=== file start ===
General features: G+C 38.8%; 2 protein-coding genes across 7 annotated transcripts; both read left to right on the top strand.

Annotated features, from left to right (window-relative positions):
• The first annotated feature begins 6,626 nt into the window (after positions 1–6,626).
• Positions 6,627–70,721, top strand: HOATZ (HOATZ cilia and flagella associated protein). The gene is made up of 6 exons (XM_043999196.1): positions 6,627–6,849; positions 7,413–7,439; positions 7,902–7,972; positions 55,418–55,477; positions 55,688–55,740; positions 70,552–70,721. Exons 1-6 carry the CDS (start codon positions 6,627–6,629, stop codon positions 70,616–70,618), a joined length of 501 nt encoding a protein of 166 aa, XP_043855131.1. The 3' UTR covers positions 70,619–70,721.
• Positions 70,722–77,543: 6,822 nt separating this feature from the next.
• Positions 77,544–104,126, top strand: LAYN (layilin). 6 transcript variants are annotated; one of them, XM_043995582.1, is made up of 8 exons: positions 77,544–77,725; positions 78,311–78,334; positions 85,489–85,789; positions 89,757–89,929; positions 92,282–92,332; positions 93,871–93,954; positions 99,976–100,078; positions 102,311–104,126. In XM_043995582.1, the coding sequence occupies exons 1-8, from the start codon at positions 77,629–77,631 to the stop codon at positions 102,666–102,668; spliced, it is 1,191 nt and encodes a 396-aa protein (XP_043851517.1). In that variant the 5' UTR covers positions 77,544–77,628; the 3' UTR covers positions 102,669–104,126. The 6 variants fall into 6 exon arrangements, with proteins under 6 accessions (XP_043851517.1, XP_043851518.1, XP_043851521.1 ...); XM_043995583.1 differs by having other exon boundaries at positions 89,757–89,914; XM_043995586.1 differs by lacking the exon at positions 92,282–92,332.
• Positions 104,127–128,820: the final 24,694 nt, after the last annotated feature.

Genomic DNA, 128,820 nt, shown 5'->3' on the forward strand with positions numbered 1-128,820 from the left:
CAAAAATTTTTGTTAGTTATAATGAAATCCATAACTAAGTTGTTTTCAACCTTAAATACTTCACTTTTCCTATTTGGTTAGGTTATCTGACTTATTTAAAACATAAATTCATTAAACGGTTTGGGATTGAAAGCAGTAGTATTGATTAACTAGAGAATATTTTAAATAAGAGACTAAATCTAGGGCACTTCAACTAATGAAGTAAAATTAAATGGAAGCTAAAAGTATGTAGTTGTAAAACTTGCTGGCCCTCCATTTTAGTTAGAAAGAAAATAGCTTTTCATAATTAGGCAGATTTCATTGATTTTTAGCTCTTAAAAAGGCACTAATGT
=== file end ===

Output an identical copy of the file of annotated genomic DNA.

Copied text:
General features: G+C 38.8%; 2 protein-coding genes across 7 annotated transcripts; both read left to right on the top strand.

Annotated features, from left to right (window-relative positions):
• The first annotated feature begins 6,626 nt into the window (after positions 1–6,626).
• Positions 6,627–70,721, top strand: HOATZ (HOATZ cilia and flagella associated protein). The gene is made up of 6 exons (XM_043999196.1): positions 6,627–6,849; positions 7,413–7,439; positions 7,902–7,972; positions 55,418–55,477; positions 55,688–55,740; positions 70,552–70,721. Exons 1-6 carry the CDS (start codon positions 6,627–6,629, stop codon positions 70,616–70,618), a joined length of 501 nt encoding a protein of 166 aa, XP_043855131.1. The 3' UTR covers positions 70,619–70,721.
• Positions 70,722–77,543: 6,822 nt separating this feature from the next.
• Positions 77,544–104,126, top strand: LAYN (layilin). 6 transcript variants are annotated; one of them, XM_043995582.1, is made up of 8 exons: positions 77,544–77,725; positions 78,311–78,334; positions 85,489–85,789; positions 89,757–89,929; positions 92,282–92,332; positions 93,871–93,954; positions 99,976–100,078; positions 102,311–104,126. In XM_043995582.1, the coding sequence occupies exons 1-8, from the start codon at positions 77,629–77,631 to the stop codon at positions 102,666–102,668; spliced, it is 1,191 nt and encodes a 396-aa protein (XP_043851517.1). In that variant the 5' UTR covers positions 77,544–77,628; the 3' UTR covers positions 102,669–104,126. The 6 variants fall into 6 exon arrangements, with proteins under 6 accessions (XP_043851517.1, XP_043851518.1, XP_043851521.1 ...); XM_043995583.1 differs by having other exon boundaries at positions 89,757–89,914; XM_043995586.1 differs by lacking the exon at positions 92,282–92,332.
• Positions 104,127–128,820: the final 24,694 nt, after the last annotated feature.

Genomic DNA, 128,820 nt, shown 5'->3' on the forward strand with positions numbered 1-128,820 from the left:
CAAAAATTTTTGTTAGTTATAATGAAATCCATAACTAAGTTGTTTTCAACCTTAAATACTTCACTTTTCCTATTTGGTTAGGTTATCTGACTTATTTAAAACATAAATTCATTAAACGGTTTGGGATTGAAAGCAGTAGTATTGATTAACTAGAGAATATTTTAAATAAGAGACTAAATCTAGGGCACTTCAACTAATGAAGTAAAATTAAATGGAAGCTAAAAGTATGTAGTTGTAAAACTTGCTGGCCCTCCATTTTAGTTAGAAAGAAAATAGCTTTTCATAATTAGGCAGATTTCATTGATTTTTAGCTCTTAAAAAGGCACTAATGT